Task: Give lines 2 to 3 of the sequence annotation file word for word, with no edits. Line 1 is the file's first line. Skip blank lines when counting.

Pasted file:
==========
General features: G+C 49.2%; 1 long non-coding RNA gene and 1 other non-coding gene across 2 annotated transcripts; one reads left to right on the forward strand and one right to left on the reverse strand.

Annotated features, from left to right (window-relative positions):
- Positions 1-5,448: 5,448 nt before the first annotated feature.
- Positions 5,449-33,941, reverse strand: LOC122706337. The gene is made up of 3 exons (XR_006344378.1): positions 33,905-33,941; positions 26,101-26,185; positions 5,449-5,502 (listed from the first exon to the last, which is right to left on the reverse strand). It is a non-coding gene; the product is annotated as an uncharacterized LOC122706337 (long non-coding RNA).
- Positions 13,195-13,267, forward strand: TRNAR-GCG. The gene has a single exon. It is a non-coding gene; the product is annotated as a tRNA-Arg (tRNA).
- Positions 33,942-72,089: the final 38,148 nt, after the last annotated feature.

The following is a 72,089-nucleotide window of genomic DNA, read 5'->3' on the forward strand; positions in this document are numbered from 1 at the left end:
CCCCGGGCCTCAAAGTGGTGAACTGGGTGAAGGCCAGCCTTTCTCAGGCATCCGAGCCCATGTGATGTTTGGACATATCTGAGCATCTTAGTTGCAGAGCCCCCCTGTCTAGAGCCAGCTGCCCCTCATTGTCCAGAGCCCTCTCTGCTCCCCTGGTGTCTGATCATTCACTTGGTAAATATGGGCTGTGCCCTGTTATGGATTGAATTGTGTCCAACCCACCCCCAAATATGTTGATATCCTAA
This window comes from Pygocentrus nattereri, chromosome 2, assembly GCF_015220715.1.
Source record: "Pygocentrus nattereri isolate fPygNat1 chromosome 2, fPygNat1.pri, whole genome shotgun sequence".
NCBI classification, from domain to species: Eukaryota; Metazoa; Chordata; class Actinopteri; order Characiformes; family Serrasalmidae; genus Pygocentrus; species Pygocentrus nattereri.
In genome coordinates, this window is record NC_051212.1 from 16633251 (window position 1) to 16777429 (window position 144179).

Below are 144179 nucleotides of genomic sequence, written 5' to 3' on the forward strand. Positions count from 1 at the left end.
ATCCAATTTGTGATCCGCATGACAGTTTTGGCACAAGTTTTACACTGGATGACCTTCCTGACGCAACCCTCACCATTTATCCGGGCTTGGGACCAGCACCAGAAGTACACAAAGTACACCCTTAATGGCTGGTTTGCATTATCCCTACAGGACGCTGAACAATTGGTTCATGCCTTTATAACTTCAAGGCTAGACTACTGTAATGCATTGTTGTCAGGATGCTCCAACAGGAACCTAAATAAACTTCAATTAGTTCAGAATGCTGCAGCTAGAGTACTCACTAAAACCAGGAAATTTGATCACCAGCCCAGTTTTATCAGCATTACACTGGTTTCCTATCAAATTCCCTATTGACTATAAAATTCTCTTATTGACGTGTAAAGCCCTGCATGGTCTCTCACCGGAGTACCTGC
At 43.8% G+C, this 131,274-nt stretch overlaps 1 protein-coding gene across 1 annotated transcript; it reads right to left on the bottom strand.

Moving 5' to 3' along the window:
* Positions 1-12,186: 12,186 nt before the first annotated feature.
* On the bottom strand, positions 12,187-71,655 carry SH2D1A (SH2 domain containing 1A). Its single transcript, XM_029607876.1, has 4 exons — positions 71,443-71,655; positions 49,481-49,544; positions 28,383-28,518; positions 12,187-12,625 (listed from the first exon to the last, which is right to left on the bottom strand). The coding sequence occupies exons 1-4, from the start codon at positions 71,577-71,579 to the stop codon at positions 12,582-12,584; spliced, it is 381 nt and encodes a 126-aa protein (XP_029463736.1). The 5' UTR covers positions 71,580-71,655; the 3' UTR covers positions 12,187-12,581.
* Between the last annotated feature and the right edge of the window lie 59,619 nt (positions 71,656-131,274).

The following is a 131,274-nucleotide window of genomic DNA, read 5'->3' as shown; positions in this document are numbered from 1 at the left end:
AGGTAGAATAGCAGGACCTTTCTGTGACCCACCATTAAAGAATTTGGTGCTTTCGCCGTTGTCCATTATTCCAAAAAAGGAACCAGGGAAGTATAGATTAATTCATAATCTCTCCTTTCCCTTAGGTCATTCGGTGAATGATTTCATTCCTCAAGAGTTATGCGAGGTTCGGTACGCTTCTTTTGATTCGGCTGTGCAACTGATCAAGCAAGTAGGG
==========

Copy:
Annotated features, from left to right (window-relative positions):
- Positions 1-5,448: 5,448 nt before the first annotated feature.